Before he could even make it to the podium to address the media for the first time since he was drafted, Jets defensive lineman Quinnen Williams had a smile as wide as the Hudson River plastered on his face. Despite becoming a member of the Green and White more than two weeks ago, the rookie couldn't help but feel a little starstruck.
"To be in this position right now, it's crazy," Williams said as he talked about his teammates. "I met Le'Veon Bell yesterday and I'm like, whoa this is Le'Veon Bell, the number one running back in the NFL… I know I'm one of these people now too, but I don't really look at it like that. I met Sam Darnold, which was crazy, and Jamal Adams. I've got Jamal on my ultimate team, but I didn't tell him yet."
On paper, you tend to forget that the 6'4", 295-pound defensive beast is only a 21-year-old kid fresh off just one-year of starting at the collegiate level. His monstrous numbers posted at Alabama in 2018 (70 tackles, 18.5 tackles for loss, and seven sacks) suggest physically he is more than ready for the transition and he is every bit a professional already when it comes to his mindset.
"There's a lot of stuff I don't know just yet. I just want to get up here and get with the guys who have been doing it for fourteen and eleven years and see how they do it and see why and how they've been doing it for so long," Williams said. "I really want to basically break my whole entire game down…Get to know the veterans and pick their brains about how they do this, what's the hand placement, and different techniques because they've been doing it for so long for a reason."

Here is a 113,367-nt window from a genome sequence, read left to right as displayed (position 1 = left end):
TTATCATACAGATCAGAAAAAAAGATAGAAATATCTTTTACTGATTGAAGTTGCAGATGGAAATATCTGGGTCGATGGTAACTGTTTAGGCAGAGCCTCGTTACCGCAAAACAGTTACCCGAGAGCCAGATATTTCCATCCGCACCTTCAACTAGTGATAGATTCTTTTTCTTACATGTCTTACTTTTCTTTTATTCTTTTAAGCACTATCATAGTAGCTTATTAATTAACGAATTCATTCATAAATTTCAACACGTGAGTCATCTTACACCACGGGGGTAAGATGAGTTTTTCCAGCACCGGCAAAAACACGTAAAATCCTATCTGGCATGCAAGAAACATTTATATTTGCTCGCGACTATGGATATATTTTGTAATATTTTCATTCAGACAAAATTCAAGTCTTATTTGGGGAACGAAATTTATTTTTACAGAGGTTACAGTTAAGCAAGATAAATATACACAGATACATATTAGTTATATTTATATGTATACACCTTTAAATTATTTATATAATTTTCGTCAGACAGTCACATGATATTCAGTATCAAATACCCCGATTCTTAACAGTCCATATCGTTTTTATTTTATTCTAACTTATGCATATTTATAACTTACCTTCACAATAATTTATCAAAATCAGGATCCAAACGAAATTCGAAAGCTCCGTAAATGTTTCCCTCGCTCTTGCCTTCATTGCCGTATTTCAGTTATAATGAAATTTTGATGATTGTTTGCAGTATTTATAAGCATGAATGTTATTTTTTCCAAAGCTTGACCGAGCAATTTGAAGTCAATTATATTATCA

While Jets head coach Adam Gase talked about Williams' ability to apply pressure up the middle, his coach at Alabama recently also praised his intelligence and instincts.
"I think his initial quickness and his ability to use his hands, play with leverage, get off blocks quickly," Nick Saban told NFL Network's Andrew Siciliano of Williams. "He's athletic, so he's a really good pass rusher…This guy is a really smart, instinctive player. I think sometimes people overlook how that impacts someone's production and his production here was fabulous."
High praise from one of the most respected college coaches of all-time isn't something that comes around very often. And although he's aware of the talent and the versatility he brings to the table, Williams still believes one of the most important character traits is humility.
"Going to Alabama it taught me a huge humbling experience because going there you're not the only five-star, just like coming here I'm not the only first-rounder," said Williams. "And you've got free agents who play like first-rounders. So you have to learn different things, you have to learn different ways and different standards. You have to learn the process, and the same way that I had to learn at Alabama I'm going to have to learn up here, so I can be a great player just like I was there and be a great player in the NFL for a long time."
Williams has embarked on a new stage of life, but the gifted defensive tackle is ready to contribute everything that is required.
"I'm a hard worker and I know I'm going to do anything I need to do to be able to compete at a high level and at the strength I need, the speed I need, and the condition I need," he said.